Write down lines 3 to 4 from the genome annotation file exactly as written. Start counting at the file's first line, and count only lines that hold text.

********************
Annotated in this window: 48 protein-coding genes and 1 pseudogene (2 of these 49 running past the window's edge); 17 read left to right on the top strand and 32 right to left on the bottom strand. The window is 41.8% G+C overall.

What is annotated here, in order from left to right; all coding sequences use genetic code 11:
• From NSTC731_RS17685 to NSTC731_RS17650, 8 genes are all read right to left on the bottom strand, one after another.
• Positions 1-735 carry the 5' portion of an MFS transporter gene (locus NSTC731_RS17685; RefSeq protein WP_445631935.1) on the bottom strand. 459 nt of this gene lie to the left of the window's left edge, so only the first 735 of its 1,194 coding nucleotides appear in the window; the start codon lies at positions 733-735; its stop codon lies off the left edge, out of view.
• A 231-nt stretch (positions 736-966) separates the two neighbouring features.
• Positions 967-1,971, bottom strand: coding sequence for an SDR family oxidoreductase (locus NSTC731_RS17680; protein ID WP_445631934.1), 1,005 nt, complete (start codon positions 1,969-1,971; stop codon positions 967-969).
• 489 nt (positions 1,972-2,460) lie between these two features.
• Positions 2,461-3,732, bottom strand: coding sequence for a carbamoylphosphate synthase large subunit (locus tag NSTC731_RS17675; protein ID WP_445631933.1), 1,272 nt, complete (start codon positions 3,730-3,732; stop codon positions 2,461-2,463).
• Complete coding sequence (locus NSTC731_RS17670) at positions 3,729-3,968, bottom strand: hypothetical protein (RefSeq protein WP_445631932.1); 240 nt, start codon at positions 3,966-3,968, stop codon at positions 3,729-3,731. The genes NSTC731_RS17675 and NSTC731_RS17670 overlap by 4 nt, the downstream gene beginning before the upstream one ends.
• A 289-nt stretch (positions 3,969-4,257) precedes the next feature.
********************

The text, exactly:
• From NSTC731_RS17685 to NSTC731_RS17650, 8 genes are all read right to left on the bottom strand, one after another.
• Positions 1-735 carry the 5' portion of an MFS transporter gene (locus NSTC731_RS17685; RefSeq protein WP_445631935.1) on the bottom strand. 459 nt of this gene lie to the left of the window's left edge, so only the first 735 of its 1,194 coding nucleotides appear in the window; the start codon lies at positions 733-735; its stop codon lies off the left edge, out of view.